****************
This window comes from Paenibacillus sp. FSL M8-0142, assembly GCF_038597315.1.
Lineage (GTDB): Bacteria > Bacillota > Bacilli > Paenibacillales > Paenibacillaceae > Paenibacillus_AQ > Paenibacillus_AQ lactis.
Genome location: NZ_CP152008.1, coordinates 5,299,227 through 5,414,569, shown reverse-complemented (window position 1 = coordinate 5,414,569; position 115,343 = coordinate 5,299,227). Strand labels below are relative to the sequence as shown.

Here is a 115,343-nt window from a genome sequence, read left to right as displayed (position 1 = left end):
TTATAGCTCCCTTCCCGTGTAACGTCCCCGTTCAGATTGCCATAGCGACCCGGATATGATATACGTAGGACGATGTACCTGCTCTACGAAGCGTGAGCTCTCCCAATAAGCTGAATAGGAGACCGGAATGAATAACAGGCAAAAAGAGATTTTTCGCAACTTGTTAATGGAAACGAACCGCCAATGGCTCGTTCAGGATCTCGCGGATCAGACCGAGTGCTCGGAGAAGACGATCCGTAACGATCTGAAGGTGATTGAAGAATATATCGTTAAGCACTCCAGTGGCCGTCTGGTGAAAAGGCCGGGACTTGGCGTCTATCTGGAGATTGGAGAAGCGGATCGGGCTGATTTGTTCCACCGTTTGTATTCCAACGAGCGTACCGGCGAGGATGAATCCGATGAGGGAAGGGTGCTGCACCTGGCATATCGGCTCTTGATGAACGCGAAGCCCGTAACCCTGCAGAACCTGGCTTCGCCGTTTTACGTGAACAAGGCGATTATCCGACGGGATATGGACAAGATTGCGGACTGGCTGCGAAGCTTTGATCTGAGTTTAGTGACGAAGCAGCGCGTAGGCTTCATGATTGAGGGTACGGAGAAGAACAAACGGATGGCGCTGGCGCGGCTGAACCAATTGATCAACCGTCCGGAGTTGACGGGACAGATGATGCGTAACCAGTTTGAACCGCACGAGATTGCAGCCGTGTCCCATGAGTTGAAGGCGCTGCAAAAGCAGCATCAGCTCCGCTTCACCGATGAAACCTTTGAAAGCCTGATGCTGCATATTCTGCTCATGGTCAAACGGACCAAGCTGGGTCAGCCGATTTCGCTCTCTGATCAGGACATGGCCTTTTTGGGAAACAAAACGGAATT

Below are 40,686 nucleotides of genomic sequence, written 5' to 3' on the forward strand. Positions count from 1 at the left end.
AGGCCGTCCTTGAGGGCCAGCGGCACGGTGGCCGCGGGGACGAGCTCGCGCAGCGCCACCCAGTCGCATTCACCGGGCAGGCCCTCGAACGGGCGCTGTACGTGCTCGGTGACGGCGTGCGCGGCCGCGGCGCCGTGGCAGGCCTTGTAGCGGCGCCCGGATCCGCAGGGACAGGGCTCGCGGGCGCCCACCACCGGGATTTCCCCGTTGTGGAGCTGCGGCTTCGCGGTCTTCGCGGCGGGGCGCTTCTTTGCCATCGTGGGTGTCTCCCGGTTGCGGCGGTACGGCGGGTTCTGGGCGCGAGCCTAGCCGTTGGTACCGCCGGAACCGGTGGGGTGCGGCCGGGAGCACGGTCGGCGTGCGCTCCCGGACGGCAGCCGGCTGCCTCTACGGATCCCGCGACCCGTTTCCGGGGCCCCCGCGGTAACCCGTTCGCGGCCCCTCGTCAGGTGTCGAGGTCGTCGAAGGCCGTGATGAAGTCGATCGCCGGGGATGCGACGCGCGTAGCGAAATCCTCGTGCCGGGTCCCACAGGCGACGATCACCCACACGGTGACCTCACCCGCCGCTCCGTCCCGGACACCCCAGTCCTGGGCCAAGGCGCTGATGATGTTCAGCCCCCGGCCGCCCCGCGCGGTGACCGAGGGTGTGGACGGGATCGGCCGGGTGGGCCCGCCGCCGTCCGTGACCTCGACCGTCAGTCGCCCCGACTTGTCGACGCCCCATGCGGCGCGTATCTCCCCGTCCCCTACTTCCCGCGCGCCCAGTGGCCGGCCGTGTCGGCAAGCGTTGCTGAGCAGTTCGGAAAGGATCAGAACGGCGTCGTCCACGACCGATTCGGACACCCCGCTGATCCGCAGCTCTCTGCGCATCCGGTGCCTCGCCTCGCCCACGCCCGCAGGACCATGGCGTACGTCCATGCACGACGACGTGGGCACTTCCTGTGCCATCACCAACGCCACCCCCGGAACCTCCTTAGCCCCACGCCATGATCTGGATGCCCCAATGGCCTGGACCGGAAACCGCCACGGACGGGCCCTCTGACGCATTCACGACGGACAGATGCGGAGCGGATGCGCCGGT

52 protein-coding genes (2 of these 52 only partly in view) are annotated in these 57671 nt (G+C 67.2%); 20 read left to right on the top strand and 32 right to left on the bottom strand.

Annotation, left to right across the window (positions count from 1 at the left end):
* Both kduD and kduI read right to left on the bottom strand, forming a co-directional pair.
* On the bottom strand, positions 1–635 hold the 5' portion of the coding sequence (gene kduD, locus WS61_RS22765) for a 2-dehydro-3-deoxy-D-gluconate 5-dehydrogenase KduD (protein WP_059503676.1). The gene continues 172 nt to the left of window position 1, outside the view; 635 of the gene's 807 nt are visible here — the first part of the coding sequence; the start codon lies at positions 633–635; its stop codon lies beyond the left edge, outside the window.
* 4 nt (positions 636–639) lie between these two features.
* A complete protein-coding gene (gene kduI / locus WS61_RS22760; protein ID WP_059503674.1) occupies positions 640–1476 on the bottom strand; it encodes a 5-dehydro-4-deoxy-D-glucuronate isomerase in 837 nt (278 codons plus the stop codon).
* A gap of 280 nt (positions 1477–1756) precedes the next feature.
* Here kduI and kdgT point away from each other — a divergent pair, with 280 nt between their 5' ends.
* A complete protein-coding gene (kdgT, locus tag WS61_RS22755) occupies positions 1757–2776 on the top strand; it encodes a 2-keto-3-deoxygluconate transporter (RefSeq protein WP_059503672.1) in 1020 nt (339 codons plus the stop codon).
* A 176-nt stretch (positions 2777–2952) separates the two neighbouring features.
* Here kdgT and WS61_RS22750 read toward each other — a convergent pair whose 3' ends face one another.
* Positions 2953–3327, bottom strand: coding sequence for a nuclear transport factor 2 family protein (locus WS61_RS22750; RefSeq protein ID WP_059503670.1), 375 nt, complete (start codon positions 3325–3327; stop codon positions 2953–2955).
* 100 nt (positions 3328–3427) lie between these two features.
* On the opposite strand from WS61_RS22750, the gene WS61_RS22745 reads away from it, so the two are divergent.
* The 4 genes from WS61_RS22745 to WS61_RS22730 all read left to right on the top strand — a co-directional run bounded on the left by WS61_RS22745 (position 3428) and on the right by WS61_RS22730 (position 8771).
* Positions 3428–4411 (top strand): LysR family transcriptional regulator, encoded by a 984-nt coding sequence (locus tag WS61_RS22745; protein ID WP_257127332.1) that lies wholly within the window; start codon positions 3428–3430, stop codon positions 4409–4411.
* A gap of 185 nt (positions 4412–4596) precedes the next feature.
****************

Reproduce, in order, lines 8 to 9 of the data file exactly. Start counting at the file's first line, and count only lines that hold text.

52 protein-coding genes (2 of these 52 only partly in view) are annotated in these 57671 nt (G+C 67.2%); 20 read left to right on the top strand and 32 right to left on the bottom strand.

Annotation, left to right across the window (positions count from 1 at the left end):